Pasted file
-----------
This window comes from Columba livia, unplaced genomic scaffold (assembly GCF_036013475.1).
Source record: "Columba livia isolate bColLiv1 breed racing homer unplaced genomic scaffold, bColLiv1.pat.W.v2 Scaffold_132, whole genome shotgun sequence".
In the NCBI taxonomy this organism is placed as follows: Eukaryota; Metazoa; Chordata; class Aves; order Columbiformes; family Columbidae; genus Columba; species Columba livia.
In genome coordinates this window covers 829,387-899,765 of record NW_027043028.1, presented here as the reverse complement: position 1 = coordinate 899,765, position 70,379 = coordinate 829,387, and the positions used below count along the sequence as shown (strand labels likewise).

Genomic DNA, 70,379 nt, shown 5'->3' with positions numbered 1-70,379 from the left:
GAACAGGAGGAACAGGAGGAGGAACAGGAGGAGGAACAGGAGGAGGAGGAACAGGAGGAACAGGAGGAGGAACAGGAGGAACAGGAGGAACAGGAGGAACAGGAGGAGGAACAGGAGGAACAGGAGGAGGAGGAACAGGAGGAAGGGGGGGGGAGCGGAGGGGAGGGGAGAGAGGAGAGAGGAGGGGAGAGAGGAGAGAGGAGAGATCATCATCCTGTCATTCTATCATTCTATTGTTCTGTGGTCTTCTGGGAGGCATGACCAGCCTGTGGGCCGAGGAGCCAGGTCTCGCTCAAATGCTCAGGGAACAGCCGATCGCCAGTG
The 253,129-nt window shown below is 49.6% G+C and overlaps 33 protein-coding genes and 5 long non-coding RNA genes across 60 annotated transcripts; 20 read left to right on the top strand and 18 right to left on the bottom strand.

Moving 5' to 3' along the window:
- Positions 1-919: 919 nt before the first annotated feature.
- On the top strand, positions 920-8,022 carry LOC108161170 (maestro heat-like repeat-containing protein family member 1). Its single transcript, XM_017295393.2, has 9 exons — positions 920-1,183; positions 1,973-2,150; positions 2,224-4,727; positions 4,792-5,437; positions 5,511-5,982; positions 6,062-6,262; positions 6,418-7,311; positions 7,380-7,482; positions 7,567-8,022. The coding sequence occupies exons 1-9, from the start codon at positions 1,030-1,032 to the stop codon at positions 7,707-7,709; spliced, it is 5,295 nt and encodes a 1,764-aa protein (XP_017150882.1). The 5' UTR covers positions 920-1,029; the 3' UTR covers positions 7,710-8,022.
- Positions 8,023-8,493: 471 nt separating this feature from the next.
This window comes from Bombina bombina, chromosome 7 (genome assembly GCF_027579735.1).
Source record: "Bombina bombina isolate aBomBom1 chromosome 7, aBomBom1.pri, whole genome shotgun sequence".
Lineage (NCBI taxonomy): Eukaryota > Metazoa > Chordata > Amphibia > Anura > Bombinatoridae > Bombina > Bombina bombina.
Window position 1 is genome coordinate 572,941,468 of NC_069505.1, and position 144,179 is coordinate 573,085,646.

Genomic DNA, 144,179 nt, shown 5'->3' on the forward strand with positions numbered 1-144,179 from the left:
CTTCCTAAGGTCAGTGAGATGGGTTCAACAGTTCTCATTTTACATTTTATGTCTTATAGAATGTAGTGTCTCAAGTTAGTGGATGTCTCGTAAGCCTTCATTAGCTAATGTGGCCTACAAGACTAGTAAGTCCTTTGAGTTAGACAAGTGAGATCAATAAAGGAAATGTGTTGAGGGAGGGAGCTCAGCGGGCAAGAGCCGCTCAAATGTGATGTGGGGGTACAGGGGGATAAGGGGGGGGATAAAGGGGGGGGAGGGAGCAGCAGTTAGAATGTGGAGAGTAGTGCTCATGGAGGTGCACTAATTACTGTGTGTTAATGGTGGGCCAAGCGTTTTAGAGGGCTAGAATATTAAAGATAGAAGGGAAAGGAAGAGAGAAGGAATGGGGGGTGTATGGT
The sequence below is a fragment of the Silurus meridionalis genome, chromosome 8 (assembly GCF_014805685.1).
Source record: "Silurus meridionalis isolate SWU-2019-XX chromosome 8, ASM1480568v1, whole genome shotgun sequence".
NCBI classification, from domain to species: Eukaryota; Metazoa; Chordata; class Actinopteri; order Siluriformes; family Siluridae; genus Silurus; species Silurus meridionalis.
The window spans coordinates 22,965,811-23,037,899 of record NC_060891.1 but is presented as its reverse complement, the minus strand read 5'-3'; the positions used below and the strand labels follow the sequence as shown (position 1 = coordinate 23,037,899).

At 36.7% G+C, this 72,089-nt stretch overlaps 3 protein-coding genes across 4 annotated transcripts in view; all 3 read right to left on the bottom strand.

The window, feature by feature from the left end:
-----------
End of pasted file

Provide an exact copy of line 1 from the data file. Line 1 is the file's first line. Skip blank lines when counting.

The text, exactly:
This window comes from Columba livia, unplaced genomic scaffold (assembly GCF_036013475.1).